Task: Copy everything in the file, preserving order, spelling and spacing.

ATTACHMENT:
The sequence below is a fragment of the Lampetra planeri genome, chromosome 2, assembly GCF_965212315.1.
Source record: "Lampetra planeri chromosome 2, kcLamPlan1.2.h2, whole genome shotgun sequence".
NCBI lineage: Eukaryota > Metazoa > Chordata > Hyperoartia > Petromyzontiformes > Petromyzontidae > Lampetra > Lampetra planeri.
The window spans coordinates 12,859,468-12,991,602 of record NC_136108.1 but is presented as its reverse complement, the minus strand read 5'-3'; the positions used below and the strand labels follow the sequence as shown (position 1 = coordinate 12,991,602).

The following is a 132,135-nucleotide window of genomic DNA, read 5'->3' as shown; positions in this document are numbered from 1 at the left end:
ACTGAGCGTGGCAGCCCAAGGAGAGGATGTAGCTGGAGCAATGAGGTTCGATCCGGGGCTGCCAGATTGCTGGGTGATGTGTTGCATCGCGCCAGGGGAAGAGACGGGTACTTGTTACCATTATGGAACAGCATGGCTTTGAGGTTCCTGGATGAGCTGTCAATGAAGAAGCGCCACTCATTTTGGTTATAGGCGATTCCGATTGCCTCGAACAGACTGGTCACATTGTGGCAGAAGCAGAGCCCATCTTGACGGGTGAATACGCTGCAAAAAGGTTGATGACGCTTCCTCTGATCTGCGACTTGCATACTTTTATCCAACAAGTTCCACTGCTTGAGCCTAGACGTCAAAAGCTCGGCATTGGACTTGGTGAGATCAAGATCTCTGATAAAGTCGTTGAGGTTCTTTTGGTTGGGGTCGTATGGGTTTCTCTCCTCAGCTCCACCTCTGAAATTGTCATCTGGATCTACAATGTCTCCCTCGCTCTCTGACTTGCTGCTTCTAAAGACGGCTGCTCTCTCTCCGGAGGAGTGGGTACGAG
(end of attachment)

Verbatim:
The sequence below is a fragment of the Lampetra planeri genome, chromosome 2, assembly GCF_965212315.1.
Source record: "Lampetra planeri chromosome 2, kcLamPlan1.2.h2, whole genome shotgun sequence".
NCBI lineage: Eukaryota > Metazoa > Chordata > Hyperoartia > Petromyzontiformes > Petromyzontidae > Lampetra > Lampetra planeri.
The window spans coordinates 12,859,468-12,991,602 of record NC_136108.1 but is presented as its reverse complement, the minus strand read 5'-3'; the positions used below and the strand labels follow the sequence as shown (position 1 = coordinate 12,991,602).

The following is a 132,135-nucleotide window of genomic DNA, read 5'->3' as shown; positions in this document are numbered from 1 at the left end:
ACTGAGCGTGGCAGCCCAAGGAGAGGATGTAGCTGGAGCAATGAGGTTCGATCCGGGGCTGCCAGATTGCTGGGTGATGTGTTGCATCGCGCCAGGGGAAGAGACGGGTACTTGTTACCATTATGGAACAGCATGGCTTTGAGGTTCCTGGATGAGCTGTCAATGAAGAAGCGCCACTCATTTTGGTTATAGGCGATTCCGATTGCCTCGAACAGACTGGTCACATTGTGGCAGAAGCAGAGCCCATCTTGACGGGTGAATACGCTGCAAAAAGGTTGATGACGCTTCCTCTGATCTGCGACTTGCATACTTTTATCCAACAAGTTCCACTGCTTGAGCCTAGACGTCAAAAGCTCGGCATTGGACTTGGTGAGATCAAGATCTCTGATAAAGTCGTTGAGGTTCTTTTGGTTGGGGTCGTATGGGTTTCTCTCCTCAGCTCCACCTCTGAAATTGTCATCTGGATCTACAATGTCTCCCTCGCTCTCTGACTTGCTGCTTCTAAAGACGGCTGCTCTCTCTCCGGAGGAGTGGGTACGAG